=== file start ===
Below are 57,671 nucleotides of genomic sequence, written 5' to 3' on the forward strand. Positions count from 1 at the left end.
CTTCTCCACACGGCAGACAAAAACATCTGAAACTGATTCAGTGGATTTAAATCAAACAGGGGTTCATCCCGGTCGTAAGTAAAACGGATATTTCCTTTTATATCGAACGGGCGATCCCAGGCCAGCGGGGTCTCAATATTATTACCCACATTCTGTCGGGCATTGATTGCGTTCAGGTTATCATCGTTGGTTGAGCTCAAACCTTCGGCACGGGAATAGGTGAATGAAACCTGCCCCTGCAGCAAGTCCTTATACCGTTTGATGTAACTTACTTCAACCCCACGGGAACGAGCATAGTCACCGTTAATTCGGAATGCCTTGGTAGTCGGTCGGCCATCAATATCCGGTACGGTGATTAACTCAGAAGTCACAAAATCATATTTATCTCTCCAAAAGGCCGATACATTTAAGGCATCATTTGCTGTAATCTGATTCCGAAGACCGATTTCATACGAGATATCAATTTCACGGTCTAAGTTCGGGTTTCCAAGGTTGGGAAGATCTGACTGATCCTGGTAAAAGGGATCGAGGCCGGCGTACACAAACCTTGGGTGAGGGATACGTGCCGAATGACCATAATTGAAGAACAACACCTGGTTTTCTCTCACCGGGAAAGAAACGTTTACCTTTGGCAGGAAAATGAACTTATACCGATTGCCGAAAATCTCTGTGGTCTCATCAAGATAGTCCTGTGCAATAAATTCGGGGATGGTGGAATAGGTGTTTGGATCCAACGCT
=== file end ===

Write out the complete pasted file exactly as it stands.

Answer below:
Below are 57,671 nucleotides of genomic sequence, written 5' to 3' on the forward strand. Positions count from 1 at the left end.
CTTCTCCACACGGCAGACAAAAACATCTGAAACTGATTCAGTGGATTTAAATCAAACAGGGGTTCATCCCGGTCGTAAGTAAAACGGATATTTCCTTTTATATCGAACGGGCGATCCCAGGCCAGCGGGGTCTCAATATTATTACCCACATTCTGTCGGGCATTGATTGCGTTCAGGTTATCATCGTTGGTTGAGCTCAAACCTTCGGCACGGGAATAGGTGAATGAAACCTGCCCCTGCAGCAAGTCCTTATACCGTTTGATGTAACTTACTTCAACCCCACGGGAACGAGCATAGTCACCGTTAATTCGGAATGCCTTGGTAGTCGGTCGGCCATCAATATCCGGTACGGTGATTAACTCAGAAGTCACAAAATCATATTTATCTCTCCAAAAGGCCGATACATTTAAGGCATCATTTGCTGTAATCTGATTCCGAAGACCGATTTCATACGAGATATCAATTTCACGGTCTAAGTTCGGGTTTCCAAGGTTGGGAAGATCTGACTGATCCTGGTAAAAGGGATCGAGGCCGGCGTACACAAACCTTGGGTGAGGGATACGTGCCGAATGACCATAATTGAAGAACAACACCTGGTTTTCTCTCACCGGGAAAGAAACGTTTACCTTTGGCAGGAAAATGAACTTATACCGATTGCCGAAAATCTCTGTGGTCTCATCAAGATAGTCCTGTGCAATAAATTCGGGGATGGTGGAATAGGTGTTTGGATCCAACGCT